To bring the story into the current day, the project connects with women’s groups across the UK through personal advocacy and skills-building workshops, helping them to gain the confidence to share their own stories. As a key part of these workshops, groups discover the stories of the mothers of the First World War, reading the letter exchanges and responding creatively to them. The participants have created care packages of items that they would share with a loved one serving in wartime, crafted sweetheart cushions, created unique postcards with messages of love, realisation and loss. They have cried together as they discovered more of these stories and indeed learned about one another. Each workshop has been unique, yet what has resounded in all of them is the empathy and sensitivity of the participants discovering these stories and sharing their experiences through community and creativity. The workshops have also revealed that, although the First World War was a particular moment in time, the experience of the mothers and their grief remains universal and continues to resonate.
To develop a better understanding of the experiences of mothers during the period, a major collaborative conference has been organised by Big Ideas, the London Centre for Public History and Heritage, and the Institute of Historical Research, which will be held at Senate House on 5 and 6 September. The conference will bring historians and community groups together to explore maternal bereavement as a result of the war, an experience that was understood to be particularly painful and difficult to come to terms with. A dedicated session will showcase the important work of community groups across the country who have give up their time to discover and remember these stories, and to share them with their wider community.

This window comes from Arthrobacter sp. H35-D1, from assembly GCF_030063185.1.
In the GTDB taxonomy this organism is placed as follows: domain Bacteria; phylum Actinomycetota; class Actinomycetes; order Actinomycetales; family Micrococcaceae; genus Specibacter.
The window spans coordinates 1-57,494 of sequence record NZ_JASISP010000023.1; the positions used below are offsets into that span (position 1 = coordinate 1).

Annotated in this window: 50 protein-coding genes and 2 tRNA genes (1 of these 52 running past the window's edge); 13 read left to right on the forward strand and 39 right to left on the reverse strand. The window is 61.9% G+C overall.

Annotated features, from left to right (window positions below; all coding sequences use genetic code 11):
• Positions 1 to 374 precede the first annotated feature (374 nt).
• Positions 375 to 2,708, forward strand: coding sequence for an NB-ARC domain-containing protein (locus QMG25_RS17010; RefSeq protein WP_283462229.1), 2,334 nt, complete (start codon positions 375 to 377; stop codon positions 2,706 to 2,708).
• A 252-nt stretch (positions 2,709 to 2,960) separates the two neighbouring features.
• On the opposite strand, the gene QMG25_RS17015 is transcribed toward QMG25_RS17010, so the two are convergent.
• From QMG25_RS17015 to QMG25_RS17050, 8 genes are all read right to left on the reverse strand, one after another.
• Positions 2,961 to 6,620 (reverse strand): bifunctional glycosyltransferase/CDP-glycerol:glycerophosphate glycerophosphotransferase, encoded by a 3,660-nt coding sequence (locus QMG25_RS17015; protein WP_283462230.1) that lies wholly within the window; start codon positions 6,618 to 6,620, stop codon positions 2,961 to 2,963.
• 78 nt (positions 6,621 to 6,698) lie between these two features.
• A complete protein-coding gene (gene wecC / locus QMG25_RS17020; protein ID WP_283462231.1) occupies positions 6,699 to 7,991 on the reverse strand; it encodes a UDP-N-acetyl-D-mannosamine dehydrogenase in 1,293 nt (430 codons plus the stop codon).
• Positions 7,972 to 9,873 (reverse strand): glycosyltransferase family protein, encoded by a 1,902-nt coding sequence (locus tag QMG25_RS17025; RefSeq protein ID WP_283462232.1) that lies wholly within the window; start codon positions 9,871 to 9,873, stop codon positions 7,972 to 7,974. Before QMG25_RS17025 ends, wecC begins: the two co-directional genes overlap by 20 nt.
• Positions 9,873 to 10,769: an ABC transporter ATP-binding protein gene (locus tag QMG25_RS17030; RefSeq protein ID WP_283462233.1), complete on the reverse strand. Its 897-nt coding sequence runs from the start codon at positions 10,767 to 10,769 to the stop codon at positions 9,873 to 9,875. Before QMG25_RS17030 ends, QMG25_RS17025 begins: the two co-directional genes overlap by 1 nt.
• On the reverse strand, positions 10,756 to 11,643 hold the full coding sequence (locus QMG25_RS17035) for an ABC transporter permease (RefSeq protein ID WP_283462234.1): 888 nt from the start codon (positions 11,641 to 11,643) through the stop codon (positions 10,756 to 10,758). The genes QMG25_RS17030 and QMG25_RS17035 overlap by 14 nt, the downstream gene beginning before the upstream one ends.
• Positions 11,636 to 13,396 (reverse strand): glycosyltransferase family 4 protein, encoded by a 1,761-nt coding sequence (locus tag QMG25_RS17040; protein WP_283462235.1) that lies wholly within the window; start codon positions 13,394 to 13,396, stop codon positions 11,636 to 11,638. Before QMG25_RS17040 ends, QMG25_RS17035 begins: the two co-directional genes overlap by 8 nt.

Two free public evening events have been incorporated into the conference programme. Professor Susan Grayzel, one of the world’s leading commentators on women in modern war, will deliver a lecture on the experiences of mothers in the First World War on 5 September. On 6 September, a world premiere of a specially-commissioned series of pieces by acclaimed violinist and composer Clare Connors, accompanied by letter readings from the First World War, will bring to life the voices of mothers and their sons and daughters serving in the military.